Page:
Killing Predators won’t help our cause either: Research

A study done by a team of Carleton University that was published in Biological Conservation earlier this week showed that we might need to change our minds about killing predators. The study done by Robert Lennox, Austin Gallagher, Euan Ritchie and Steven J Cooke disagreed with the idea that we need to reduce our numbers of predators by poaching or killing because they are dangerous and feed on livestock. They explained that slaughter might even deepen the conflict between us and them.

Predators- sharp, fast, vicious and often magnetic- are one of the most hunted creatures on the planet. Although worshiped and held in high regard in many cultures, their numbers are alarmingly depleting. Tiger statues be may be adorning temples and bald eagle memorabilia may be America’s favorite thing to show their patriotism, but these animals are nowhere near being safe. Some species might even go extinct in a few years. It is understandable that we would want to remove anything that poses a threat to our existence. Predators are aggressive and can easily kill human beings. But is removing them entirely from any ecological system right?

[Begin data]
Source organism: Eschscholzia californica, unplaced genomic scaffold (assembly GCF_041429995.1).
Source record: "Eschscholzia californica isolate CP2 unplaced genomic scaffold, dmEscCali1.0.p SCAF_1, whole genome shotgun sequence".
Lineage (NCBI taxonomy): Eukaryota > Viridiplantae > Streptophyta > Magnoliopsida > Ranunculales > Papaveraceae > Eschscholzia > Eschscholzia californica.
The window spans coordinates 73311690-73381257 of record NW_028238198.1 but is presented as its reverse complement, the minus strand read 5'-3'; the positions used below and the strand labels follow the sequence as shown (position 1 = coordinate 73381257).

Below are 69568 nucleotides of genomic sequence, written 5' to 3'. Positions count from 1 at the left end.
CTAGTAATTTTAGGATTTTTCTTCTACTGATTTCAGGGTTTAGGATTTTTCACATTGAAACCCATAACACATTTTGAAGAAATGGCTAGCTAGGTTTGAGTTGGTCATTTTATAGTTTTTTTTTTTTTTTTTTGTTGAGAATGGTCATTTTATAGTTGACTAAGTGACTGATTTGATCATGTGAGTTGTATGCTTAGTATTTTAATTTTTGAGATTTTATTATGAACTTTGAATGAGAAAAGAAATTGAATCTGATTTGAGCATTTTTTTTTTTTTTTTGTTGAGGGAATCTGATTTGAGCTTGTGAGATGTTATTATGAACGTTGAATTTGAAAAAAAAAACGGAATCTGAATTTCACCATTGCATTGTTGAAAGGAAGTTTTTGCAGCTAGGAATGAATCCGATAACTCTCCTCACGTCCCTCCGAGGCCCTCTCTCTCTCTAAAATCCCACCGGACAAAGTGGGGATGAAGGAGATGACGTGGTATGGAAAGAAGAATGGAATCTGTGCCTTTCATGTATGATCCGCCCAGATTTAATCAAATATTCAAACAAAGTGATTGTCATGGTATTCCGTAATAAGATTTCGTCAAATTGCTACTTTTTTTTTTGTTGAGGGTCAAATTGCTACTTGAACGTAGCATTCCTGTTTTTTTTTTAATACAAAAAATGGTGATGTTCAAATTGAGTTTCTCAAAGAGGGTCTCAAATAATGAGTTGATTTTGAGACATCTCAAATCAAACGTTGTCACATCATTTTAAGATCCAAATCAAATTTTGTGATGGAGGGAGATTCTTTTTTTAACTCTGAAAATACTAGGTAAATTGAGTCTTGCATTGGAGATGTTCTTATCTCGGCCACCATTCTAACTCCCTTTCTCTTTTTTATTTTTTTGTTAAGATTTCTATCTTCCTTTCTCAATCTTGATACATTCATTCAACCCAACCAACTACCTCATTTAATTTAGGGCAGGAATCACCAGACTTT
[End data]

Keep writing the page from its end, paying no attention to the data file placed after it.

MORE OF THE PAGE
While Lennox and his team do not deny that successful cases of predator elimination exist, it is just that they are  extremely rare and have a certain number of limitations.  The research reviewed 141 studies and saw that successful predator removal is hardly achievable. Removing a large number of predators would mean more prey, more prey would mean less number of resources on which the prey feeds, such as plants. Less plants are never beneficial to any ecological condition.

What can be done is that rather than the complete elimination of predators, we should be aiming to create a balance. Co-existence might be the answer to the conflict. The study provided the example of biologists in Alberta, western Canada. They have encouraged the locals to use electrical fencing and other such measures to get rid of predators like bears instead of shooting them off with a gun. The study also suggested that introducing more species in an ecosystem may also provide a balance and reduce conflict. If the prey are abundant and of a variety, the predator species may not feel threatened.

This study was published in the journal Biological Conservation by the above named authors from Carleton University.


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